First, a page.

It was known as the King Biscuit Flower Hour and it was as comforting and reliable as a roach clip.
Ah, stoner radio what became of you? Sitting in a lumpy chair armed with Koss headphones, the Pioneer tuner locked on a favorite Orlando station, and a blue haze enveloping the room. Good times.
At least that's what an old friend told me it was like. OK, I did have a lumpy chair. And I did tune in to King Biscuit from time to time, back when FM radio provided the essential link to music we needed to hear and the world seemed like a more manageable place.
You didn't need to be a pothead to appreciate the great music streaming into households and hippie pads around the country on Sunday nights. It was a chance to hear concert performances by some of the top rock bands of the day, or catch the new sounds of emerging artists who were receiving their first major exposure. King Biscuit tried to be hip and edgy, and when the new wave and punk bands arrived it made room for them as well.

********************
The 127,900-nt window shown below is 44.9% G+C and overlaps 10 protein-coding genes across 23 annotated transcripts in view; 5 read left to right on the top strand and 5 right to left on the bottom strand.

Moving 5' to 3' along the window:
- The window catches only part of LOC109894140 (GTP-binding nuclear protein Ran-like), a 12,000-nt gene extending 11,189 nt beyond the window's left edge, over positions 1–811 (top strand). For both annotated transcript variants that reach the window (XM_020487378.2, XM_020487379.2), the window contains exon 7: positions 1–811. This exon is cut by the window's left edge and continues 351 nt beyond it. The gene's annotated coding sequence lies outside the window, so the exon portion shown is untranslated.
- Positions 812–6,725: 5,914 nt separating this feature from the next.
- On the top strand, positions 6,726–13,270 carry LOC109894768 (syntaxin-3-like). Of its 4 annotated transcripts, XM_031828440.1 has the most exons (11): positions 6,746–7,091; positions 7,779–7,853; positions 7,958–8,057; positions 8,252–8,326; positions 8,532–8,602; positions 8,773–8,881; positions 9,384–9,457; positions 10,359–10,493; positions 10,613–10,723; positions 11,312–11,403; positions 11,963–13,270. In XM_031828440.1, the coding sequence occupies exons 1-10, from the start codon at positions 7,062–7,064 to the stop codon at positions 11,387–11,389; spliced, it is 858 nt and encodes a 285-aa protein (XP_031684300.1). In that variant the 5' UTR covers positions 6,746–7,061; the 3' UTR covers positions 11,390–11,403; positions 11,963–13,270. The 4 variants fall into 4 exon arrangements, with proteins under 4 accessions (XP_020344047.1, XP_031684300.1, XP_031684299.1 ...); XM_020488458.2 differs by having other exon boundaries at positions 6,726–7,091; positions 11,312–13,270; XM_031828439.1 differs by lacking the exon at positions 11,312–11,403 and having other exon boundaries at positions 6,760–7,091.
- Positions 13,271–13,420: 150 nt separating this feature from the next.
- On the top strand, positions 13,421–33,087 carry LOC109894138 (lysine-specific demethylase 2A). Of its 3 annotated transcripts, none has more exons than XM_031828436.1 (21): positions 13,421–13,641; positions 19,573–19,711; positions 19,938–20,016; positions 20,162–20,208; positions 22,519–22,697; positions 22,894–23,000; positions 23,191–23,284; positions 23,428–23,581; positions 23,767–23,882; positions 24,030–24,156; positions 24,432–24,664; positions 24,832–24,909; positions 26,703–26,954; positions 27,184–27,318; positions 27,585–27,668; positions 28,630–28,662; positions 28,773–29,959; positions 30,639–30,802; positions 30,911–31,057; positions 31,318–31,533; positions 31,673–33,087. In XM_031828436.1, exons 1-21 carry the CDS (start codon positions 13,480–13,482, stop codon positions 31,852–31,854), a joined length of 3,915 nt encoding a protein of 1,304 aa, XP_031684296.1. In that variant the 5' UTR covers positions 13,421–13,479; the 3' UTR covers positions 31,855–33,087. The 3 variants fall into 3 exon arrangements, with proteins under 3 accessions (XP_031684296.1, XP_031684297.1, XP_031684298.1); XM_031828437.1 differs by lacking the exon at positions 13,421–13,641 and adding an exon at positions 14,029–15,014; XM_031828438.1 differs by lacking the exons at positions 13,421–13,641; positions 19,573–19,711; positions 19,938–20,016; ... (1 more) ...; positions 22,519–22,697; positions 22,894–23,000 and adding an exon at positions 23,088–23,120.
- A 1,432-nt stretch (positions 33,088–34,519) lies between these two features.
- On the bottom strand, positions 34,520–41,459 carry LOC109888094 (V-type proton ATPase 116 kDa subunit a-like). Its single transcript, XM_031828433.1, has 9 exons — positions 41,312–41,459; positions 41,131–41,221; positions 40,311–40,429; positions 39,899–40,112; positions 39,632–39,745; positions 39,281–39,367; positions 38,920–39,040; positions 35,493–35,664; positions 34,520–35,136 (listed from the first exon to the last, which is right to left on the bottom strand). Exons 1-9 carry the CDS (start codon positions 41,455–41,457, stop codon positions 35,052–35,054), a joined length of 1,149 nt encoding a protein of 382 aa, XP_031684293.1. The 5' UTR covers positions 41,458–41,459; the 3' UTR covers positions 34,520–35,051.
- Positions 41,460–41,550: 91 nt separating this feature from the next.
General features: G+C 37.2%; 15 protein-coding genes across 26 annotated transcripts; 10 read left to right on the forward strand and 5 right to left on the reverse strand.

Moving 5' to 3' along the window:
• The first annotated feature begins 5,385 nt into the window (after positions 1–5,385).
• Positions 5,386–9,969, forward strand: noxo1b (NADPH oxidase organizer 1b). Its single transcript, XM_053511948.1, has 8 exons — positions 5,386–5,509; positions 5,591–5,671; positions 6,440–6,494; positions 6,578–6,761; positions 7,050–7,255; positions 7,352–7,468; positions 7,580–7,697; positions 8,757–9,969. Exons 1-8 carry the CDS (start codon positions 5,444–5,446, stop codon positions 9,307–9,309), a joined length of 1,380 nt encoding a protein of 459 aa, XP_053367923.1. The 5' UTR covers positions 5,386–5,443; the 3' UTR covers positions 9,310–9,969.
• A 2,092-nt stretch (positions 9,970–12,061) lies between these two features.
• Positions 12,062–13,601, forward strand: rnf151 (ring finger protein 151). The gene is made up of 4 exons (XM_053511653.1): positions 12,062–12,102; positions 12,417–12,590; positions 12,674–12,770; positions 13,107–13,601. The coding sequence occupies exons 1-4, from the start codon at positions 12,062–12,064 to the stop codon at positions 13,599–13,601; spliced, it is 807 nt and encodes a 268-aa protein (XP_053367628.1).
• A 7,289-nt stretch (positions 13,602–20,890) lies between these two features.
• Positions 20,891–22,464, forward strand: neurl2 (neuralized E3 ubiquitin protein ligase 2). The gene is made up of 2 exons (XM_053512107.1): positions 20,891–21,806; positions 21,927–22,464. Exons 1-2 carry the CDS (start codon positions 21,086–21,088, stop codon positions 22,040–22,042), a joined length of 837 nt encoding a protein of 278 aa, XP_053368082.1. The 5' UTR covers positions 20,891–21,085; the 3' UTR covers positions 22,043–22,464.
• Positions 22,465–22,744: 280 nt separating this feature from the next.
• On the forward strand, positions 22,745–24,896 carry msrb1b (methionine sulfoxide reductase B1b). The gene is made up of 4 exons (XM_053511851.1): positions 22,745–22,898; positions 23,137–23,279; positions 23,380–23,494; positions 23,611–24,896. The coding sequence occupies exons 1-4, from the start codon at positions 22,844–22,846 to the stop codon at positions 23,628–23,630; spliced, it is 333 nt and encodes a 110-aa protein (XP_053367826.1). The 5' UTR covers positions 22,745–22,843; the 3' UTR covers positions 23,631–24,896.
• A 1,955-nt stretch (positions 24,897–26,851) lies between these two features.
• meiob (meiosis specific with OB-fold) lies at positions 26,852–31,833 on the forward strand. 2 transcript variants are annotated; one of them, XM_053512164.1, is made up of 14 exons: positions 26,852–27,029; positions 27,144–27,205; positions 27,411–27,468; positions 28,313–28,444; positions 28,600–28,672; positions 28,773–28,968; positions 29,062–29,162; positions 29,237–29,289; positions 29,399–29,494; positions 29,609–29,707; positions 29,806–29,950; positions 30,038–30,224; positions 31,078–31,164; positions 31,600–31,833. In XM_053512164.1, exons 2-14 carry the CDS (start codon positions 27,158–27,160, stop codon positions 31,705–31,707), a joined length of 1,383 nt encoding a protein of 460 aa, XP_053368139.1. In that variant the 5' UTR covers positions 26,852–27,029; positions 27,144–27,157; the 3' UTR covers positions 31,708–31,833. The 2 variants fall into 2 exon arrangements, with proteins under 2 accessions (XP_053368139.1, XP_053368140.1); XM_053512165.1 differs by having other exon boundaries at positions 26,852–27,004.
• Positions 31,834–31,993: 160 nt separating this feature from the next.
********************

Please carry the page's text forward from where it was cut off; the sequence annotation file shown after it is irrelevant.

Having a flashback, Strumbum? Nope, it's just another anniversary that deserves proper mention. King Biscuit debuted on this date in 1973 with a show featuring Blood, Sweat & Tears, the Mahavishnu Orchestra, and a 23-year-old rocker from New Jersey who had just released his first album.
Fortunately, incredibly, many of the original recordings broadcast on King Biscuit were preserved, and some of them -- including the '73 Bruce Springsteen show from a New York club -- can be streamed free at Wolfgang's Vault. If you're not yet familiar with this superb concert archive, go to http://www.wolfgangsvault.com/
King Biscuit's eclectic run ended in 1993, although some stations were rebroadcasting shows until recently. As Neil Young would sing, the King is gone but he's not forgotten.